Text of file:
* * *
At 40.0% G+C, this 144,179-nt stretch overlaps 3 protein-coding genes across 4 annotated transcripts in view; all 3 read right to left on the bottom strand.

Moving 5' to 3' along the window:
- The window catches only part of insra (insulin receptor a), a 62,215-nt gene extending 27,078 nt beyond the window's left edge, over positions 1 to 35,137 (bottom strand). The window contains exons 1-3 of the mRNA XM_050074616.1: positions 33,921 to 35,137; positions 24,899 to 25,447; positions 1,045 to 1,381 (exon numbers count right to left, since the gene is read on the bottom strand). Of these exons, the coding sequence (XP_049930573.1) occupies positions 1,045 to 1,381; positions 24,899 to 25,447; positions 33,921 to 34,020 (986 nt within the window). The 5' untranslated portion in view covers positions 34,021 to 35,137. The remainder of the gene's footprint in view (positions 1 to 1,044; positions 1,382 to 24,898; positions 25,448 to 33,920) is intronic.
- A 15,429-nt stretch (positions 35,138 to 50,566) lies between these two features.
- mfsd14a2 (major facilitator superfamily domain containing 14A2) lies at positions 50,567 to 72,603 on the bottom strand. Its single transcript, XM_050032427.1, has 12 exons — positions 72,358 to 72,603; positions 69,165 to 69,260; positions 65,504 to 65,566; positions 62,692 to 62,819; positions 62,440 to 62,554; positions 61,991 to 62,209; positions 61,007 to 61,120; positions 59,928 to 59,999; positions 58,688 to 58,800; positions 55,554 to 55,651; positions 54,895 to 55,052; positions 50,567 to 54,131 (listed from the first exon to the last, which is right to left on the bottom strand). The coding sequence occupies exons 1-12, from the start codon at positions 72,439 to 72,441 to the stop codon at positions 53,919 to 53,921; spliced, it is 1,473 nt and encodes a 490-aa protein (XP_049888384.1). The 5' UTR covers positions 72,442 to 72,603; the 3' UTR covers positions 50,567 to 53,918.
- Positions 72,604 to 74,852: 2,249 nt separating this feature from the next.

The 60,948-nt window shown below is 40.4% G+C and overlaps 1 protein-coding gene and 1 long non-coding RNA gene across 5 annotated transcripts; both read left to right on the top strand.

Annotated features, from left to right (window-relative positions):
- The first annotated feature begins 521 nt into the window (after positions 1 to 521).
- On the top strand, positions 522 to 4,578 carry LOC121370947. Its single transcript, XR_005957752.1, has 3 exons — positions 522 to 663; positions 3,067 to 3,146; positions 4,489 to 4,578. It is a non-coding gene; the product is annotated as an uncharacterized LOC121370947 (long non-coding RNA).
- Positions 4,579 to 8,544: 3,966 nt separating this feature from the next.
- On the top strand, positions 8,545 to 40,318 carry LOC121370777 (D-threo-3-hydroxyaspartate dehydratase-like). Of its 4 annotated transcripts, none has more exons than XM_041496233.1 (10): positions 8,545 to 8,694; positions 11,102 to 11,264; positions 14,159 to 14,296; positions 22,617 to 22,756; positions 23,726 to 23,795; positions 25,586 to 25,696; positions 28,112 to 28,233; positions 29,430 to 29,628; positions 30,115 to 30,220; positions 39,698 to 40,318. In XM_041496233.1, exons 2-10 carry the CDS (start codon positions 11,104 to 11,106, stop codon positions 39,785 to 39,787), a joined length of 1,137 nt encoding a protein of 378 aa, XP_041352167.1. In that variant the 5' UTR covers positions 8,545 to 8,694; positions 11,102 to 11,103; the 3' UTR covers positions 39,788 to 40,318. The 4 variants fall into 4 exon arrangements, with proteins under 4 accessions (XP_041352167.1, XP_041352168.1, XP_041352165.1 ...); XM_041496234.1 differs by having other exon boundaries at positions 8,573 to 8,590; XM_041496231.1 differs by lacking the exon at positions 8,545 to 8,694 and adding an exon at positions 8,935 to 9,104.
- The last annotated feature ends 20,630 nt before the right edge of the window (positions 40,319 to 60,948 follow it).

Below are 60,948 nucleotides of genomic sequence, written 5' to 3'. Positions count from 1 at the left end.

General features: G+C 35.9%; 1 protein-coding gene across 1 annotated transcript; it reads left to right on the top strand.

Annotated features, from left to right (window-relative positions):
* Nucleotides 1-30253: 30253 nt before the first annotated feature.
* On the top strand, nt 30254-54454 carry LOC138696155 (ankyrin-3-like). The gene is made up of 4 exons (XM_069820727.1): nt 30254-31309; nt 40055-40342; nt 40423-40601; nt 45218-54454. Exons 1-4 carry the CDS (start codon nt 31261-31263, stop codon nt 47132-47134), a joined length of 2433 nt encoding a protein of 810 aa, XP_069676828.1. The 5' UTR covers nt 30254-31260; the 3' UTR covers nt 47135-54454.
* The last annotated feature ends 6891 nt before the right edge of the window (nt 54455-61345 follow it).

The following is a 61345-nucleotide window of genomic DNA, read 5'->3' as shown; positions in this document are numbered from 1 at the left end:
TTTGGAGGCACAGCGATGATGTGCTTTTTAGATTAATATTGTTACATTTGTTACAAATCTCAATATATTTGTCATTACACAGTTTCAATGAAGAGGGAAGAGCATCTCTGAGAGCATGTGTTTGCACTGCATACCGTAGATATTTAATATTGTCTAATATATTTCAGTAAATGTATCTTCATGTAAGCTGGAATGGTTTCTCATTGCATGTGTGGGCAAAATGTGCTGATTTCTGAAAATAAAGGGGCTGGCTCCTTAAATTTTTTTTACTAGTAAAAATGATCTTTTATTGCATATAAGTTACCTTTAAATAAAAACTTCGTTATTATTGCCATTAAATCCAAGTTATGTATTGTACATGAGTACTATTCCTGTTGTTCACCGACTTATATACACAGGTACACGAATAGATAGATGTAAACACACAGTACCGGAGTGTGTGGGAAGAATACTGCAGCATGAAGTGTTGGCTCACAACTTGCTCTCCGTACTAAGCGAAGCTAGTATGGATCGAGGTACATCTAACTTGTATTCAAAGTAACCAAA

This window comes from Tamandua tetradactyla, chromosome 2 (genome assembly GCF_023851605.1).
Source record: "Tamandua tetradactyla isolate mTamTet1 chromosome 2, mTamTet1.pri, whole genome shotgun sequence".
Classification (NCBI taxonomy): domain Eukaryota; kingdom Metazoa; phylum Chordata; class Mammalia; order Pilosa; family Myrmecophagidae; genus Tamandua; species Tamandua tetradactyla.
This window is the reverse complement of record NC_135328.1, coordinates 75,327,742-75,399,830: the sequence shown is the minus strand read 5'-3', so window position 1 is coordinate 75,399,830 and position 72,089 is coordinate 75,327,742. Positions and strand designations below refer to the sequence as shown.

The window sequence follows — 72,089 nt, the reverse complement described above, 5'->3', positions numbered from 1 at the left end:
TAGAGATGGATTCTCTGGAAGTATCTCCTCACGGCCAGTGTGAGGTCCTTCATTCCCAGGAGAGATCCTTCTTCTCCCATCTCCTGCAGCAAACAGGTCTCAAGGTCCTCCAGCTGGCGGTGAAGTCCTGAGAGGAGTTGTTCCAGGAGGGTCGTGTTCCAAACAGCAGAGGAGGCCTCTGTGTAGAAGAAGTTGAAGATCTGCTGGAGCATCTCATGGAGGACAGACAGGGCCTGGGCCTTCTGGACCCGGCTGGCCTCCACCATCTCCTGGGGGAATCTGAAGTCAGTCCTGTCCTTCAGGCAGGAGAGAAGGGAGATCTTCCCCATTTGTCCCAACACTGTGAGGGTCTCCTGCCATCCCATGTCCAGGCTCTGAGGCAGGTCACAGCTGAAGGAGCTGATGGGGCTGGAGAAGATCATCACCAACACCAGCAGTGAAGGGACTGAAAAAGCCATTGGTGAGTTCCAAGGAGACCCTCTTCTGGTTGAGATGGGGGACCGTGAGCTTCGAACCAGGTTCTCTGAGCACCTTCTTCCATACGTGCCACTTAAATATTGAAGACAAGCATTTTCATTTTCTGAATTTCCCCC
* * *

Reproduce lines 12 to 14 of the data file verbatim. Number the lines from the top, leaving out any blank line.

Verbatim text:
- On the top strand, positions 8,545 to 40,318 carry LOC121370777 (D-threo-3-hydroxyaspartate dehydratase-like). Of its 4 annotated transcripts, none has more exons than XM_041496233.1 (10): positions 8,545 to 8,694; positions 11,102 to 11,264; positions 14,159 to 14,296; positions 22,617 to 22,756; positions 23,726 to 23,795; positions 25,586 to 25,696; positions 28,112 to 28,233; positions 29,430 to 29,628; positions 30,115 to 30,220; positions 39,698 to 40,318. In XM_041496233.1, exons 2-10 carry the CDS (start codon positions 11,104 to 11,106, stop codon positions 39,785 to 39,787), a joined length of 1,137 nt encoding a protein of 378 aa, XP_041352167.1. In that variant the 5' UTR covers positions 8,545 to 8,694; positions 11,102 to 11,103; the 3' UTR covers positions 39,788 to 40,318. The 4 variants fall into 4 exon arrangements, with proteins under 4 accessions (XP_041352167.1, XP_041352168.1, XP_041352165.1 ...); XM_041496234.1 differs by having other exon boundaries at positions 8,573 to 8,590; XM_041496231.1 differs by lacking the exon at positions 8,545 to 8,694 and adding an exon at positions 8,935 to 9,104.
- The last annotated feature ends 20,630 nt before the right edge of the window (positions 40,319 to 60,948 follow it).

Below are 60,948 nucleotides of genomic sequence, written 5' to 3'. Positions count from 1 at the left end.